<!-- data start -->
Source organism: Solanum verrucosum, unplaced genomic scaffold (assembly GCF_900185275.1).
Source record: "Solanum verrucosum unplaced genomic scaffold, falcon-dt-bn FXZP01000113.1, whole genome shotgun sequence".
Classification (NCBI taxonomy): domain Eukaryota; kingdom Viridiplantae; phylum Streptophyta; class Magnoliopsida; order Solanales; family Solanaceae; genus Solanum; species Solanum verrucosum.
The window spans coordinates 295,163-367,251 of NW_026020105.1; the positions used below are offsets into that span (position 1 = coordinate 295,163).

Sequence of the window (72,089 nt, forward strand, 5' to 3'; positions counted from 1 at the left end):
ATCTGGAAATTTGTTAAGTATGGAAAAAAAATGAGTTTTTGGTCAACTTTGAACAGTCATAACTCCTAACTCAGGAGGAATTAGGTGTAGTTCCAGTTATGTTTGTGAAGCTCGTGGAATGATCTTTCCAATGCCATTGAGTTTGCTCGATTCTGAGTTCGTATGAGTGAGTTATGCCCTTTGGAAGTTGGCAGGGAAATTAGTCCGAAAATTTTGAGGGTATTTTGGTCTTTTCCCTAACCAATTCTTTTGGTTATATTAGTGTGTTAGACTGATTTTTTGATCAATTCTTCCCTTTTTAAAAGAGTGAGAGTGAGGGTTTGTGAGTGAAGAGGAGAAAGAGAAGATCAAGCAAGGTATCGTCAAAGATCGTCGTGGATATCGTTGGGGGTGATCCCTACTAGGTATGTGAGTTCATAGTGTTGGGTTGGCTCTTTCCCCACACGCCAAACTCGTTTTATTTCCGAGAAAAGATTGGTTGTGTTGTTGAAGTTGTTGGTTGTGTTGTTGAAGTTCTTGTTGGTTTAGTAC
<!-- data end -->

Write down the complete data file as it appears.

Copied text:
Source organism: Solanum verrucosum, unplaced genomic scaffold (assembly GCF_900185275.1).
Source record: "Solanum verrucosum unplaced genomic scaffold, falcon-dt-bn FXZP01000113.1, whole genome shotgun sequence".
Classification (NCBI taxonomy): domain Eukaryota; kingdom Viridiplantae; phylum Streptophyta; class Magnoliopsida; order Solanales; family Solanaceae; genus Solanum; species Solanum verrucosum.
The window spans coordinates 295,163-367,251 of NW_026020105.1; the positions used below are offsets into that span (position 1 = coordinate 295,163).

Sequence of the window (72,089 nt, forward strand, 5' to 3'; positions counted from 1 at the left end):
ATCTGGAAATTTGTTAAGTATGGAAAAAAAATGAGTTTTTGGTCAACTTTGAACAGTCATAACTCCTAACTCAGGAGGAATTAGGTGTAGTTCCAGTTATGTTTGTGAAGCTCGTGGAATGATCTTTCCAATGCCATTGAGTTTGCTCGATTCTGAGTTCGTATGAGTGAGTTATGCCCTTTGGAAGTTGGCAGGGAAATTAGTCCGAAAATTTTGAGGGTATTTTGGTCTTTTCCCTAACCAATTCTTTTGGTTATATTAGTGTGTTAGACTGATTTTTTGATCAATTCTTCCCTTTTTAAAAGAGTGAGAGTGAGGGTTTGTGAGTGAAGAGGAGAAAGAGAAGATCAAGCAAGGTATCGTCAAAGATCGTCGTGGATATCGTTGGGGGTGATCCCTACTAGGTATGTGAGTTCATAGTGTTGGGTTGGCTCTTTCCCCACACGCCAAACTCGTTTTATTTCCGAGAAAAGATTGGTTGTGTTGTTGAAGTTGTTGGTTGTGTTGTTGAAGTTCTTGTTGGTTTAGTAC